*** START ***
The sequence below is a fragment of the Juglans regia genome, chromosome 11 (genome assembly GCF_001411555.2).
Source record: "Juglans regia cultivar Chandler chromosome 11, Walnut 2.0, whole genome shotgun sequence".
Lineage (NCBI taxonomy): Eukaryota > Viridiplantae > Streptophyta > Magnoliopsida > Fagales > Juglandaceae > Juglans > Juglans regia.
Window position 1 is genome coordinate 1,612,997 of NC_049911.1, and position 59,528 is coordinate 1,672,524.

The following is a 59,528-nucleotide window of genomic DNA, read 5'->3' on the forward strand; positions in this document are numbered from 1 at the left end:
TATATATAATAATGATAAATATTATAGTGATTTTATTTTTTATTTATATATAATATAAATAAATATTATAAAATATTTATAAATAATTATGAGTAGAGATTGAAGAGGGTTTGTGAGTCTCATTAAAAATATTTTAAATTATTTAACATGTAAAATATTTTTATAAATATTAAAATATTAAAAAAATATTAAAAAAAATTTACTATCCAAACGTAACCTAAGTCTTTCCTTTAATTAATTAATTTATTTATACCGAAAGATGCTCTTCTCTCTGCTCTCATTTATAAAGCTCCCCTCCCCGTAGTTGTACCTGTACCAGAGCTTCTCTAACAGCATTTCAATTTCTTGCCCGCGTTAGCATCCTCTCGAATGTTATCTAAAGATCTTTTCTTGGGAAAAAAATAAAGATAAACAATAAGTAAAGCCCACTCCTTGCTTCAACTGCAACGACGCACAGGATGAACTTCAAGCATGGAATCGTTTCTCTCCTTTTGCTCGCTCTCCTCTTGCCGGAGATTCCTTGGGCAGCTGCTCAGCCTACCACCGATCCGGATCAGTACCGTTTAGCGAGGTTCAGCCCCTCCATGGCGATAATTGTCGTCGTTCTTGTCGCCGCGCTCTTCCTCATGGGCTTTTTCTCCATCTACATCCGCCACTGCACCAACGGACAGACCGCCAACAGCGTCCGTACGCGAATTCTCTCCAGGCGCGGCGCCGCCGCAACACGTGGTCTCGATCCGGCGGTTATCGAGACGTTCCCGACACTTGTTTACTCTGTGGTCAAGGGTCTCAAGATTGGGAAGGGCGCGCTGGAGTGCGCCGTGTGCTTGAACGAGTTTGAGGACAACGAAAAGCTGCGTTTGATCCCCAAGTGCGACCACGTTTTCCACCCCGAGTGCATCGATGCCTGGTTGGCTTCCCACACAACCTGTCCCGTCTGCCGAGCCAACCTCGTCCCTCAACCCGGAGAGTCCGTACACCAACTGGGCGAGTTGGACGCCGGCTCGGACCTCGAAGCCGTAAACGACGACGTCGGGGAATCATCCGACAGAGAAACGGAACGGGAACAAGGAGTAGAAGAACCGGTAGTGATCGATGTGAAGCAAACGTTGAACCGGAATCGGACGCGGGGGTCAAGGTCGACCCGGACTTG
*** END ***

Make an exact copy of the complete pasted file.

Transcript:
The sequence below is a fragment of the Juglans regia genome, chromosome 11 (genome assembly GCF_001411555.2).
Source record: "Juglans regia cultivar Chandler chromosome 11, Walnut 2.0, whole genome shotgun sequence".
Lineage (NCBI taxonomy): Eukaryota > Viridiplantae > Streptophyta > Magnoliopsida > Fagales > Juglandaceae > Juglans > Juglans regia.
Window position 1 is genome coordinate 1,612,997 of NC_049911.1, and position 59,528 is coordinate 1,672,524.

The following is a 59,528-nucleotide window of genomic DNA, read 5'->3' on the forward strand; positions in this document are numbered from 1 at the left end:
TATATATAATAATGATAAATATTATAGTGATTTTATTTTTTATTTATATATAATATAAATAAATATTATAAAATATTTATAAATAATTATGAGTAGAGATTGAAGAGGGTTTGTGAGTCTCATTAAAAATATTTTAAATTATTTAACATGTAAAATATTTTTATAAATATTAAAATATTAAAAAAATATTAAAAAAAATTTACTATCCAAACGTAACCTAAGTCTTTCCTTTAATTAATTAATTTATTTATACCGAAAGATGCTCTTCTCTCTGCTCTCATTTATAAAGCTCCCCTCCCCGTAGTTGTACCTGTACCAGAGCTTCTCTAACAGCATTTCAATTTCTTGCCCGCGTTAGCATCCTCTCGAATGTTATCTAAAGATCTTTTCTTGGGAAAAAAATAAAGATAAACAATAAGTAAAGCCCACTCCTTGCTTCAACTGCAACGACGCACAGGATGAACTTCAAGCATGGAATCGTTTCTCTCCTTTTGCTCGCTCTCCTCTTGCCGGAGATTCCTTGGGCAGCTGCTCAGCCTACCACCGATCCGGATCAGTACCGTTTAGCGAGGTTCAGCCCCTCCATGGCGATAATTGTCGTCGTTCTTGTCGCCGCGCTCTTCCTCATGGGCTTTTTCTCCATCTACATCCGCCACTGCACCAACGGACAGACCGCCAACAGCGTCCGTACGCGAATTCTCTCCAGGCGCGGCGCCGCCGCAACACGTGGTCTCGATCCGGCGGTTATCGAGACGTTCCCGACACTTGTTTACTCTGTGGTCAAGGGTCTCAAGATTGGGAAGGGCGCGCTGGAGTGCGCCGTGTGCTTGAACGAGTTTGAGGACAACGAAAAGCTGCGTTTGATCCCCAAGTGCGACCACGTTTTCCACCCCGAGTGCATCGATGCCTGGTTGGCTTCCCACACAACCTGTCCCGTCTGCCGAGCCAACCTCGTCCCTCAACCCGGAGAGTCCGTACACCAACTGGGCGAGTTGGACGCCGGCTCGGACCTCGAAGCCGTAAACGACGACGTCGGGGAATCATCCGACAGAGAAACGGAACGGGAACAAGGAGTAGAAGAACCGGTAGTGATCGATGTGAAGCAAACGTTGAACCGGAATCGGACGCGGGGGTCAAGGTCGACCCGGACTTG